I want to state once again, that if you enjoy the Star Wars prequels, more power to you. I’m glad that there are fans of these films out there, it adds variety to the people who watch these films. It’s not simply people who live and die by the originals, there is diversity of opinions amongst the fans, which is always good to have. I personally, though, cannot find much enjoyment in this film.

The acting has not improved much since Phantom Menace. Ewan McGreggor gives perhaps the best performance of the film, doing the best he can with what’s given to him. He begins to show here that he is the quintessential actor to play a young Obi-Wan in this series. Christopher Lee also gives a good performance, but his limited screen time in the movie really does not give him room to shine.

I won’t hate on Hayden Christensen’s performance as Anakin Skywalker any more than I have to. I think it’s a wooden, whiny show that in no way makes me believe that this brat will grow up to become Darth Vader. His acting also does not lead me to believe that he and Natalie Portman’s character are really falling in love. Neither actor does a good job in their roles, but I cannot fault them for giving bad performances since it was George Lucas who directed them to act the way they did and wrote the dialogue they needed to say.

The script for this film is even worse than Phantom Menace’s in my eyes. Lucas’ dialogue is now not only boring, but it’s also very cringe worthy. When I say this I am of course referring to the terrible love dialogue given to poor Natalie Portman and Hayden Christensen to say throughout the film. It really is awful and as I said before, does not make me believe for an instant that these two are falling in love.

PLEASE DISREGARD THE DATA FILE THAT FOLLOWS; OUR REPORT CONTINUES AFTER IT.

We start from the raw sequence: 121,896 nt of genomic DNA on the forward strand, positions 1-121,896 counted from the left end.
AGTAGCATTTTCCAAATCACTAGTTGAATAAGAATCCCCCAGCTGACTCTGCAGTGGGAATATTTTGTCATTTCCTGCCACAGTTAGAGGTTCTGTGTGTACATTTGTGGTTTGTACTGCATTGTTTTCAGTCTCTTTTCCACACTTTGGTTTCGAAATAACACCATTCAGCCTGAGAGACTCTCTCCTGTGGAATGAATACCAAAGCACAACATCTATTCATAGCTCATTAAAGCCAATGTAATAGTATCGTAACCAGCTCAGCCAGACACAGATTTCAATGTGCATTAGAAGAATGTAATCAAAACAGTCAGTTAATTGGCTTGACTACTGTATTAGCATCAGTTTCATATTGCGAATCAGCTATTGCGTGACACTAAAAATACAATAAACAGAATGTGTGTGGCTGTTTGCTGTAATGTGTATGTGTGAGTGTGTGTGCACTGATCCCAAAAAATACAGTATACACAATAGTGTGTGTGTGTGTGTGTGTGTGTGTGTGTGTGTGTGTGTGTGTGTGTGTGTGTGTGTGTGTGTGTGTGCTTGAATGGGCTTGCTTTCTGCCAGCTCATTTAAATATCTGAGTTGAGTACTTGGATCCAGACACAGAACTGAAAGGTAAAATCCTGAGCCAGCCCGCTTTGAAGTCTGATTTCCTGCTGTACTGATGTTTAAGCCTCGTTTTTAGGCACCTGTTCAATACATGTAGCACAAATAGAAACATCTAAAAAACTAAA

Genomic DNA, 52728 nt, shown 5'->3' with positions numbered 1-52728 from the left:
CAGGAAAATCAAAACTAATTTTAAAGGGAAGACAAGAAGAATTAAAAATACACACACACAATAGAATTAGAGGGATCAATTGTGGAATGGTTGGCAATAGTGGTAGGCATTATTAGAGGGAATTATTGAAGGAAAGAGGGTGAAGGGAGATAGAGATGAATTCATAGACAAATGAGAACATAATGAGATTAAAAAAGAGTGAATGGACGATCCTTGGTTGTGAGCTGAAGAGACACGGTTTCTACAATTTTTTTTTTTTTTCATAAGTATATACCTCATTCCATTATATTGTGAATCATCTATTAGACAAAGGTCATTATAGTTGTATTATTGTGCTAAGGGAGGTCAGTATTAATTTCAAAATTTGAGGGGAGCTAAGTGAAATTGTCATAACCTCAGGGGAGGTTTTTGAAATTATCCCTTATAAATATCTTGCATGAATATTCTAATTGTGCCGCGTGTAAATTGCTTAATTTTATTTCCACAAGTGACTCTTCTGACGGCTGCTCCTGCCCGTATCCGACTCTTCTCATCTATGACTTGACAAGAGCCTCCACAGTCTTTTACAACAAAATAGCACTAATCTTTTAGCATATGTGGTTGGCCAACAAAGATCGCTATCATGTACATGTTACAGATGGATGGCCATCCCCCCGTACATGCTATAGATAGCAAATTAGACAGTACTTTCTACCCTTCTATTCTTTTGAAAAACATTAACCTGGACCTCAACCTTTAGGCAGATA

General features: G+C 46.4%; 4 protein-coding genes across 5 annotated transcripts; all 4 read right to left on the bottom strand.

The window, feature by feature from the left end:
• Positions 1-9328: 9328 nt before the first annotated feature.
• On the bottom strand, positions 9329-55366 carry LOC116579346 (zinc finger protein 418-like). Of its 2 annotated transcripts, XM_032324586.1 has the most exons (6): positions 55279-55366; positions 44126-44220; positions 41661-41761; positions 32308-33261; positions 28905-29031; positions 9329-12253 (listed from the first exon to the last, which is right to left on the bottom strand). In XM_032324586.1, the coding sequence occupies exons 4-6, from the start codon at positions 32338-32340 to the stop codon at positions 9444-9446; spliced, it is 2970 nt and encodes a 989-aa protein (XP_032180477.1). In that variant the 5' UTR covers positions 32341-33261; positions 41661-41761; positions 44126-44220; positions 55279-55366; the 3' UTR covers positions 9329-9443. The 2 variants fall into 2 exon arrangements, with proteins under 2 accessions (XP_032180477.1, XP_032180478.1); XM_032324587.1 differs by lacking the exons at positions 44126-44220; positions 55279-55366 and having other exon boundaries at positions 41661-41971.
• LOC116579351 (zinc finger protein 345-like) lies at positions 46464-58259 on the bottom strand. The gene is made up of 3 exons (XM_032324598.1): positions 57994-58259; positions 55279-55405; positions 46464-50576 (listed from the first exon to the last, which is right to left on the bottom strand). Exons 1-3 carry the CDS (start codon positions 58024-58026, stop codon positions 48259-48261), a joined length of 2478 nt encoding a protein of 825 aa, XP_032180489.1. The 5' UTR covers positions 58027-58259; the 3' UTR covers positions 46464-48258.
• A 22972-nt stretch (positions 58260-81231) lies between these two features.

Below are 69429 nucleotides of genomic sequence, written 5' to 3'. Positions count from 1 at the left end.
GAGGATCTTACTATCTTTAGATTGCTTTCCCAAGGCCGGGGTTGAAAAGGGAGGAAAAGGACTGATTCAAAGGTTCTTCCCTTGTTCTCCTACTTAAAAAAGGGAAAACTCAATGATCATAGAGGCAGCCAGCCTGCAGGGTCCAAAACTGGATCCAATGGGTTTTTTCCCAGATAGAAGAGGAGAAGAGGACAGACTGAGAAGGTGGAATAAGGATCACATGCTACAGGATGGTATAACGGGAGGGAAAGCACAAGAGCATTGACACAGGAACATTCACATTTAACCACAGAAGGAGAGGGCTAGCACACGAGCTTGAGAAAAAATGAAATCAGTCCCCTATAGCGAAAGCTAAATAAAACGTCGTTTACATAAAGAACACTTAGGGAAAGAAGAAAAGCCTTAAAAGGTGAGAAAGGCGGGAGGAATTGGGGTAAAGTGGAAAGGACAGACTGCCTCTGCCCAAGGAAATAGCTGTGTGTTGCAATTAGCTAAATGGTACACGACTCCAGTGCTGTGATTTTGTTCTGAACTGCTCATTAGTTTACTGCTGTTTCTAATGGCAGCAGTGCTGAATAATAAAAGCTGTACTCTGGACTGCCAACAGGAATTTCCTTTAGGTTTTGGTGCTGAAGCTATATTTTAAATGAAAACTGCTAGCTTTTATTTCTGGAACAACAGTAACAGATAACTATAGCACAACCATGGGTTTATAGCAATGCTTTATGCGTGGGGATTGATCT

In terms of action, it is good in some parts, not so good in others, but it never feels incredibly exciting or well executed. There is no real standout fight scene in this film for me since many of them are pretty bland. Obi-Wan vs. Jango Fett on Kamino is a pretty fun fight for the most part, it’s cool to see a horde of Jedi take on battle droids on Geonosis, but the fight between Count Dooku, Obi-Wan, and Anakin is just odd. It feels in this scene as if Lucas was trying to be artsy and less choreographed like in his light saber fight in the Phantom Menace.

I personally do not like what comes after when Jedi Master Yoda comes out to fight Dooku, but instead of only using the force and fighting with the skills a Jedi master would have with the force, he simply pulls out his light saber and starts jumping around like a beach ball swinging at Count Dooku. I felt like a strict fight using only the Force would have been much more entertaining for these two characters, especially for Yoda who in the original movies was portrayed as the wise Jedi who only needed the Force to guide.

There is one very good scene that is simply too short. The scene is when Anakin finds his mother who has been tortured by Tusken Raiders on Tattoine. His mother dies in his arms and Anakin goes into a rage, slaughtering Tusken Raiders, yet we don’t get to see his true emotion, his true character development where we see how his character could become Darth Vader later on. It ends too soon and it’s disappointing.

Overall, the film isn’t very good. It’s  my least favorite of the films because of the terrible romance scenes between Anakin and Padme, overuse of CGI, and just bad story. Any scenes of true emotion are way too acting isn’t great, and the story is relatively weak. I don’t recommend it unless you want to get the entire Star Wars story.